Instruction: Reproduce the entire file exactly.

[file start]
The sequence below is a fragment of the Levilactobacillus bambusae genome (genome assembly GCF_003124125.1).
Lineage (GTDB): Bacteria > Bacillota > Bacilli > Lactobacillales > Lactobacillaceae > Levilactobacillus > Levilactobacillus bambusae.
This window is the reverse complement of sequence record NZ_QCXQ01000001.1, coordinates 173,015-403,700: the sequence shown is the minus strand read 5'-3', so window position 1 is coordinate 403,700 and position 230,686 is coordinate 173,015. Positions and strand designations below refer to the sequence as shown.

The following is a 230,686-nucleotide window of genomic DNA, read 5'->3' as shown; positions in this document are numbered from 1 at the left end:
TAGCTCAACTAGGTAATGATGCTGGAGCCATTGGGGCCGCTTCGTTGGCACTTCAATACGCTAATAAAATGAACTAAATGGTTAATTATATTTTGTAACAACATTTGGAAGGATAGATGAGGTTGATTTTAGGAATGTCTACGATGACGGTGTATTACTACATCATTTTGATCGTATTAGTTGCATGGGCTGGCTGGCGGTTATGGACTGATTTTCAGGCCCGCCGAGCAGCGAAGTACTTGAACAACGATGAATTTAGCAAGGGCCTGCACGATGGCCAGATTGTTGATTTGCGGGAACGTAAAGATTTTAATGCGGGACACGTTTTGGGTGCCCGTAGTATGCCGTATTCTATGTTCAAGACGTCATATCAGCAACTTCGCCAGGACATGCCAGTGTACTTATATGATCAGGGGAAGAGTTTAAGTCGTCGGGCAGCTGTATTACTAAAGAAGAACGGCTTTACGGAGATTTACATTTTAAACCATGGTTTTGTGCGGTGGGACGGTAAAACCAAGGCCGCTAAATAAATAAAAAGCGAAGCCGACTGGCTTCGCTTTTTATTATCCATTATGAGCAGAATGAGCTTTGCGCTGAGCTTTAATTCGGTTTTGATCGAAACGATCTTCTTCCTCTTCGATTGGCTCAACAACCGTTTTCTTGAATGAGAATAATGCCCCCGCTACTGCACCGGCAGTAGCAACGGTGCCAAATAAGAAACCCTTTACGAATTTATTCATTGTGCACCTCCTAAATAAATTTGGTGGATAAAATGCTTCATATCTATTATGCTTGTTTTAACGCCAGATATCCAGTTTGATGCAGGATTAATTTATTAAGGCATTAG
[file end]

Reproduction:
The sequence below is a fragment of the Levilactobacillus bambusae genome (genome assembly GCF_003124125.1).
Lineage (GTDB): Bacteria > Bacillota > Bacilli > Lactobacillales > Lactobacillaceae > Levilactobacillus > Levilactobacillus bambusae.
This window is the reverse complement of sequence record NZ_QCXQ01000001.1, coordinates 173,015-403,700: the sequence shown is the minus strand read 5'-3', so window position 1 is coordinate 403,700 and position 230,686 is coordinate 173,015. Positions and strand designations below refer to the sequence as shown.

The following is a 230,686-nucleotide window of genomic DNA, read 5'->3' as shown; positions in this document are numbered from 1 at the left end:
TAGCTCAACTAGGTAATGATGCTGGAGCCATTGGGGCCGCTTCGTTGGCACTTCAATACGCTAATAAAATGAACTAAATGGTTAATTATATTTTGTAACAACATTTGGAAGGATAGATGAGGTTGATTTTAGGAATGTCTACGATGACGGTGTATTACTACATCATTTTGATCGTATTAGTTGCATGGGCTGGCTGGCGGTTATGGACTGATTTTCAGGCCCGCCGAGCAGCGAAGTACTTGAACAACGATGAATTTAGCAAGGGCCTGCACGATGGCCAGATTGTTGATTTGCGGGAACGTAAAGATTTTAATGCGGGACACGTTTTGGGTGCCCGTAGTATGCCGTATTCTATGTTCAAGACGTCATATCAGCAACTTCGCCAGGACATGCCAGTGTACTTATATGATCAGGGGAAGAGTTTAAGTCGTCGGGCAGCTGTATTACTAAAGAAGAACGGCTTTACGGAGATTTACATTTTAAACCATGGTTTTGTGCGGTGGGACGGTAAAACCAAGGCCGCTAAATAAATAAAAAGCGAAGCCGACTGGCTTCGCTTTTTATTATCCATTATGAGCAGAATGAGCTTTGCGCTGAGCTTTAATTCGGTTTTGATCGAAACGATCTTCTTCCTCTTCGATTGGCTCAACAACCGTTTTCTTGAATGAGAATAATGCCCCCGCTACTGCACCGGCAGTAGCAACGGTGCCAAATAAGAAACCCTTTACGAATTTATTCATTGTGCACCTCCTAAATAAATTTGGTGGATAAAATGCTTCATATCTATTATGCTTGTTTTAACGCCAGATATCCAGTTTGATGCAGGATTAATTTATTAAGGCATTAG